I'm working on a novel about the psychological struggle of 7 characters. It's got an ensemble cast, where every character has the same importance. I've got a structure for this that sounds good to me, but seems different than most novel structures I'm familiar with; I want to know if my structure sounds workable and effective.
The premise is that a group of 6 travel to one city which is rumored to be safe from zombies.It isn't,and there another person saves them. Here is the catch: I want to distance myself from horror and delve into the minds of these people, who now have the time to form more intricate relationships. In the second part of the book, each character is broken, and each takes it in a different way.
Here's the structure I'm working with:
- In the first part of the book (which I've already written), the interactions are shallow with some spikes that show how they feel one for another,but in a world where you constantly run you don't even have the time to develop something more complex.
- In the second part (still unwritten), I want to analyze each character in one chapter. Each chapter destroys one character with a dramatic event,they discover or get past they're fears,only realising that the war for survival is not over,and so each having parts in all individual stories.The idea is that one dramatic story shakes the character completely,gives them a new enemy so to speak,a new reason to live.That conflict(which is the key part of my vision) should slowly change each chapter,and only after the final climax everybody should really know themselves.
My concern with this structure is that it may be confusing to readers. This structure has each chapter focusing on a different character, with the other characters developing more slowly in that chapter. Will readers "get" what I'm trying to do with this structure? Will they be able to follow along with so many characters, developing at such uneven paces? Are there improvements you'd suggest to my story structure, or perhaps a different structure entirely?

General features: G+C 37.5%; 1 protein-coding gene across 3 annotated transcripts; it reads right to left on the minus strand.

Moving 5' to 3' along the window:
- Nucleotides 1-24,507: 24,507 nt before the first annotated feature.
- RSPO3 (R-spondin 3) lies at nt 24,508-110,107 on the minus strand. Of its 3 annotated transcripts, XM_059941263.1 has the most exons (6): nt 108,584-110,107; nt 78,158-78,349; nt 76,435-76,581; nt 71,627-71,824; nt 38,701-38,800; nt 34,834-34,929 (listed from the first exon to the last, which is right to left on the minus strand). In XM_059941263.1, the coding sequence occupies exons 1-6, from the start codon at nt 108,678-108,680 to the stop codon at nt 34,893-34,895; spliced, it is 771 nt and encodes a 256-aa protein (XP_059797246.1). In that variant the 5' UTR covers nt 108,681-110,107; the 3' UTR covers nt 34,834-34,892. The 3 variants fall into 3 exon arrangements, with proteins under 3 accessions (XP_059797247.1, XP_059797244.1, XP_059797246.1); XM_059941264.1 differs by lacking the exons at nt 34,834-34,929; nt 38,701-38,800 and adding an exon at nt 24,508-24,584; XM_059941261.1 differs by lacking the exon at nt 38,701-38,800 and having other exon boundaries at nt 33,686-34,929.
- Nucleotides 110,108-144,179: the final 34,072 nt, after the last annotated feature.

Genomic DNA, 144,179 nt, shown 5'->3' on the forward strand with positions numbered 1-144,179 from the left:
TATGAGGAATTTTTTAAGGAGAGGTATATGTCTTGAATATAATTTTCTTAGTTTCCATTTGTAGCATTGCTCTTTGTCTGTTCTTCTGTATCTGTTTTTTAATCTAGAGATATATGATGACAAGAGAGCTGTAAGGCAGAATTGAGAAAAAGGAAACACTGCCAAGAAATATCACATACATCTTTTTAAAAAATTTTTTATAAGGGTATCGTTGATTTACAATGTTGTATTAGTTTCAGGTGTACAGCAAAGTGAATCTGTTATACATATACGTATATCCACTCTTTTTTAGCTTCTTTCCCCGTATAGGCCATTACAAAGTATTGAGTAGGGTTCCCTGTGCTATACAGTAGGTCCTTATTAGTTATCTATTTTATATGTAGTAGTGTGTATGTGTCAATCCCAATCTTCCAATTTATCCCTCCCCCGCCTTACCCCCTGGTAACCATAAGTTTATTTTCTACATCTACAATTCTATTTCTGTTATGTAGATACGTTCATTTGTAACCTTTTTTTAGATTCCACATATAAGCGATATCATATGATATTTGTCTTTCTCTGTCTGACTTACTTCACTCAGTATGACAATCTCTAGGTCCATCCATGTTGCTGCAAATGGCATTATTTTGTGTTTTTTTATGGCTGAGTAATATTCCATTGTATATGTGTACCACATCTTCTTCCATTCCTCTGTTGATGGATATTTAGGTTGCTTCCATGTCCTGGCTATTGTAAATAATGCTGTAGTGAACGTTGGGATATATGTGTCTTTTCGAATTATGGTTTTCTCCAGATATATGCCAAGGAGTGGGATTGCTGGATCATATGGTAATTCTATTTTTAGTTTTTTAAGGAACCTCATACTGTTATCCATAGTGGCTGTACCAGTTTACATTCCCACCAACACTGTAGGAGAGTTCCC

Here is an example of a single character arc,of the first character to transform.
John was always a drone,doing what others say.
- In his focus chapter, he is living with Elise(another survivor,not from the main cast,who is dying).She tells him not to go for help,because she wants the last moments of her life to be with a human.He is stubborn and against his principles tries to do something to save her,only to miss out on the last hours of her life.He is shocked and destroyed,but the best word would be lost.He is left with no path,and he must forge another.this is how his chapter ends.
- Chapter 2: While another character is tested,John realizes that he must serve,but not only one.he decides that he will do nothing until that special person appears.
- Chapter 3: the struggle doesn't go away,he just can't live alone even if he wants,so he decides to help them from the shadows.He is discovered at the end
- Chapter 4: the main character of this chapter becomes that hero he wishes for,so he begins to serve again without question
- Chapter 5: He is reminded of his loss,so he goes berserk killing zombies,becoming again just a soulless weapon.
- Chapter 6: again the circumstances make him struggle,he starts to feel again for another women,but he can't erase the pain from his hearth,and the fear that it will happen again.
- Chapter 7: the last one.A lot happens here,but in the end he realizes that everyone has a place in this world.He accepts his but without a women to live,just in his memory maybe,and the story ends...
This model would apply to all 7 characters: each character would have the center position in their own focus chapter, and developing gradually along their character arc in the other chapters. Again, my question is whether this structure sounds feasible, clear, and effective.
A) Each chapter has one person as the protagonist, but there are some bonus chapters. For example, after John's and Lily's chapters (first and second) there would be another one that focuses totally on the group and how the previous chapters affected them. This should be filled with conflict and written in a way to make people want to read further.
B) The second way is that the first time John plays the major role, but each chapter loses the significance of the protagonist a bit. In the second, John and Lily are the stars, in the third even Lucy has a bigger part (while others have minor parts, of course). Until the sixth chapter, where only one character gets left out a bit. And in the final chapter of course, everybody has the same role and every resolution is played out.
What do you think about these two possibilities?
Thank you for helping me be a little bit better!